Eric J. Lund

Research Scientist II, Space Science Center, University of New Hampshire
S.B., 1989, Massachusetts Institute of Technology
Ph.D., 1996, Dartmouth College

Research Interests:

Interaction between waves and particles in space plasmas

One of the fundamental goals of space physics is the study of energy transfer in plasmas. This energy can be present in the constituent particles of the plasma, various waves that may exist in the plasma, and in the configuration of the magnetic field in the plasma. There are many ways, not all of which are understood, for the particles of the plasma to acquire energy in such a way that the plasma is unstable to certain waves, which obtain their energy from the unstable particle distribution. These waves, in turn, dissipate and give their energy to the particles. This back-and-forth energy transfer plays a key role in the dynamics of several regions, including the bow shock and the auroral zone.

Current Projects

Cluster 2

We have built and are calibrating four instruments called CODIF (COmposition and DIstribution Function). Each instrument, which is part of the CIS (Cluster Ion Spectrometry) package, will fly on one of the four satellites which will comprise the Cluster 2 mission. Launch is scheduled for summer 2000.

Fast Auroral SnapshoT explorer (FAST)

Our group works with the TEAMS (Time-of-flight Energy Angle Mass Spectrometer) instrument on FAST. This instrument measures 3-D distributions of protons, alpha particles, helium ions, and oxygen ions as well as mass spectra of minor ions in the plasma.

My research is focusing on ion conics: ions which are accelerated transversely to the geomagnetic field and then convert some of their energy to motion along the field as they move into regions where the magnetic field is weaker. This work has been published in Geophysical Research Letters and elsewhere.

Recent Past Projects

Advanced Composition Explorer (ACE)

SEPICA High-Resolution FanOur group has built the Solar Energetic Particle Ionic Charge Analyzer (SEPICA) instrument on ACE. In the photo below, I am holding the high-resolution collimator and electrostatic analyzer for SEPICA in the deflection and imaging test configuration. The engineering model high voltage supply, which is designed to supply a nominal 30 kV to the center deflection plate of the electrostatic analyzer, is mounted above the fan. (Photograph by Rick Miller, February 1996).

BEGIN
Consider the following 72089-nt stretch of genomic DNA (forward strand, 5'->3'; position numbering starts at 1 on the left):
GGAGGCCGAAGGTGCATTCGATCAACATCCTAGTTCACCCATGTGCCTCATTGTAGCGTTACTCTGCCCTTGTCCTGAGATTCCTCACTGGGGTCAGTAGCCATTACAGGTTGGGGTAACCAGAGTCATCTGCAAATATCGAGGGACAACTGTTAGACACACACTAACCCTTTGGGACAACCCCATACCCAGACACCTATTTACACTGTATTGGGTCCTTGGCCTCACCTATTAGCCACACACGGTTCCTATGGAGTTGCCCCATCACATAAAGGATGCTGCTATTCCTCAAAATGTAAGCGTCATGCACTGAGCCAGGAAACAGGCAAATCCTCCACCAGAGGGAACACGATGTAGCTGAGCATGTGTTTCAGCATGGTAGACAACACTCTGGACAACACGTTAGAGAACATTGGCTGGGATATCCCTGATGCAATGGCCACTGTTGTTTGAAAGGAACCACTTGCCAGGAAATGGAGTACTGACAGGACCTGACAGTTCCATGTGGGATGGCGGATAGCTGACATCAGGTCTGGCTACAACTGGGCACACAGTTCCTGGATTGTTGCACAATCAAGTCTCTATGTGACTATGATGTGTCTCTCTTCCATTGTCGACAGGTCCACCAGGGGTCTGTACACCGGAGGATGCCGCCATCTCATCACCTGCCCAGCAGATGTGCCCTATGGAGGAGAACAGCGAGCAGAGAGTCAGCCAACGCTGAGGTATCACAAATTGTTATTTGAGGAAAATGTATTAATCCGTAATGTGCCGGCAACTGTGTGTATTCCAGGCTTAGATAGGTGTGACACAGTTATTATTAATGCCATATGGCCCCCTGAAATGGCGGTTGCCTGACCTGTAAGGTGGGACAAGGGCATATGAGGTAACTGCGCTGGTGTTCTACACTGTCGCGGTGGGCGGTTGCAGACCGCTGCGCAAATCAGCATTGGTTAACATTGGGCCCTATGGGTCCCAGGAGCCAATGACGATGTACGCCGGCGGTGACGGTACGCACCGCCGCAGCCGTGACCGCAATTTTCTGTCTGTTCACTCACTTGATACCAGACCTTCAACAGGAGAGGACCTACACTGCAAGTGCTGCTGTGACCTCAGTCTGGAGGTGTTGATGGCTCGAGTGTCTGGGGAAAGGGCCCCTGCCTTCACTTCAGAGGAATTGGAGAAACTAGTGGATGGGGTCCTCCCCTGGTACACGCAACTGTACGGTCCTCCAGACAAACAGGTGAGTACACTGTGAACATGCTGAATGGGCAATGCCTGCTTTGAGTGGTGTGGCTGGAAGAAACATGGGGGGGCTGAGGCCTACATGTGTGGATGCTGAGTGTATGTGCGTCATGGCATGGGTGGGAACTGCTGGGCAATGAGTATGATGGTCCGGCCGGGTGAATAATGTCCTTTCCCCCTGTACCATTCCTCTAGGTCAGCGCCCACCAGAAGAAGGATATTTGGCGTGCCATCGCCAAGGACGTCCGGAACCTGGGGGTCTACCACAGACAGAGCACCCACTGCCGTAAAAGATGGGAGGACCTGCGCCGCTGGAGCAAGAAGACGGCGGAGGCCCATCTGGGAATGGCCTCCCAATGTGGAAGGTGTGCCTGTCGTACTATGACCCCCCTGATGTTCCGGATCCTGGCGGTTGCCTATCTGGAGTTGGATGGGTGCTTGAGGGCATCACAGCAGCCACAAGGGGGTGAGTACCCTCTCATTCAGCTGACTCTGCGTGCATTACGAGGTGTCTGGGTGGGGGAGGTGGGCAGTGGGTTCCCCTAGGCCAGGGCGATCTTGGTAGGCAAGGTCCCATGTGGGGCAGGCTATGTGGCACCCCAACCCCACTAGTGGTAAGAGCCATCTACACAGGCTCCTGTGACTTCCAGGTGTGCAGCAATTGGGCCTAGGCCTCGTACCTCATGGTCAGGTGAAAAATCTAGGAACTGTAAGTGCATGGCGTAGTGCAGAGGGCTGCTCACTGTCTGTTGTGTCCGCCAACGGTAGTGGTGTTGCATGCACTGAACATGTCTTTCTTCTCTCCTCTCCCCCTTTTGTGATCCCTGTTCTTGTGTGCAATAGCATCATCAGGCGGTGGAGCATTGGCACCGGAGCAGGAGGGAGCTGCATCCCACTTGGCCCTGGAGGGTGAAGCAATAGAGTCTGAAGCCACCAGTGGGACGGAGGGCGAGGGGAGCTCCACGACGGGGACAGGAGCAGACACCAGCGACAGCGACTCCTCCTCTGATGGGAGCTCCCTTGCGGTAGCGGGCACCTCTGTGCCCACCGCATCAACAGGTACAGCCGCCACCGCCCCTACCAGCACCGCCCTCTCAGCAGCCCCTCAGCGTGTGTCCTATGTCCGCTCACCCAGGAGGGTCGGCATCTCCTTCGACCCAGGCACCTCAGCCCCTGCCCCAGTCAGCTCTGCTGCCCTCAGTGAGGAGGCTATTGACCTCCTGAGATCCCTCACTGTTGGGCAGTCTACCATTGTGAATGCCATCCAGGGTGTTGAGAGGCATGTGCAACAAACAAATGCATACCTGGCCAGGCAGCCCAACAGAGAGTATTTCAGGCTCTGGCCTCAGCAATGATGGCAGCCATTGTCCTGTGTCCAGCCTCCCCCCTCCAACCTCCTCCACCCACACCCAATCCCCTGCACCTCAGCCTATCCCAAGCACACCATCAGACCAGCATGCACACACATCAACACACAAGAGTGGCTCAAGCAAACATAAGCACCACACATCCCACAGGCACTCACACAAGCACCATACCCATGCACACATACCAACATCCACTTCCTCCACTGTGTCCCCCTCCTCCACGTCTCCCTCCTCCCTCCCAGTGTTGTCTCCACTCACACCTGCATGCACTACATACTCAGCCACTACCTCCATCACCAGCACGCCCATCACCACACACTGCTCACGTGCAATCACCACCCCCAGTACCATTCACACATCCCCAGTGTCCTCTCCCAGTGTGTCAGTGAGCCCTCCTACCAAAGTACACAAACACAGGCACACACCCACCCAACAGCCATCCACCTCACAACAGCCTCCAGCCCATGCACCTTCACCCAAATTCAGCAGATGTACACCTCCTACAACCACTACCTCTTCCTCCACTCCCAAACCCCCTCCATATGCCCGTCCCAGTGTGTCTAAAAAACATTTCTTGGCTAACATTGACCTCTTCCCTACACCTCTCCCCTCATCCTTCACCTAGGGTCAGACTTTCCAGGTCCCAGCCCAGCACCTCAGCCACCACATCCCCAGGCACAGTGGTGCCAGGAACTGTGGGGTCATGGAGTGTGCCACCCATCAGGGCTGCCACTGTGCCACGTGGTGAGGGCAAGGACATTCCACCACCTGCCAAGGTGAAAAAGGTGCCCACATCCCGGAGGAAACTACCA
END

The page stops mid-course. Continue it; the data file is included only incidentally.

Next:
Contact Information:

Phone: (603) 862-0758
Fax: (603) 862-0311
Space Science Center
Morse Hall
University of New Hampshire
Durham, NH 03824

Recent Publications:

Full publication list
  1. Lund, E. J., J. LaBelle, R. B. Torbert, K. Liou, W. Peria, C. A. Kletzing, M. C. Kelley, S. Baker, F. Primdahl, H. C. Stenbaek-Nielsen, A. Ranta, G. Haerendel, and H. U. Frey, Observation of electromagnetic oxygen cyclotron waves in a flickering aurora, Geophys. Res. Lett. 22, 2465, 1995. [Abstract | Key Figure | Request Reprint]
  2. Lund, E. J., and J. LaBelle, On the generation and propagation of auroral electromagnetic ion cyclotron waves, J. Geophys. Res. 102, 17241, 1997. [Abstract | Download Zip File]
  3. Lund, E. J., M. L. Trimpi, E. H. Gewirtz, R. H. Cook, and J. LaBelle, The plasma frequency tracker: An instrument for probing the frequency structure of narrow-band MF/HF electric fields, in Measurement Techniques in Space Plasmas: Fields, p. 169, American Geophysical Union, Washington, 1998. [Abstract | Request Reprint]
  4. Lund, E. J., E. Möbius, L. Tang, L. M. Kistler, M. A. Popecki, D. M. Klumpar, W. K. Peterson, E. G. Shelley, B. Klecker, D. Hovestadt, M. Temerin, R. E. Ergun, J. P. McFadden, C. W. Carlson, F. S. Mozer, R. C. Elphic, R. J. Strangeway, C. A. Cattell, and R. F. Pfaff, FAST observations of preferentially accelerated He+ in association with electromagnetic ion cyclotron waves, Geophys. Res. Lett. 25, 2049, 1998. [Read It Online | Abstract | Key Figure | Request Reprint]
  5. Lund, E. J., E. Möbius, D. M. Klumpar, L. M. Kistler, M. A. Popecki, B. Klecker, R. E. Ergun, J. P. McFadden, C. W. Carlson, and R. J. Strangeway, Direct comparison of transverse ion acceleration mechanisms in the auroral region at solar minimum, J. Geophys. Res. 104, 22801, 1999. [Abstract | Key Figure | Request Reprint]

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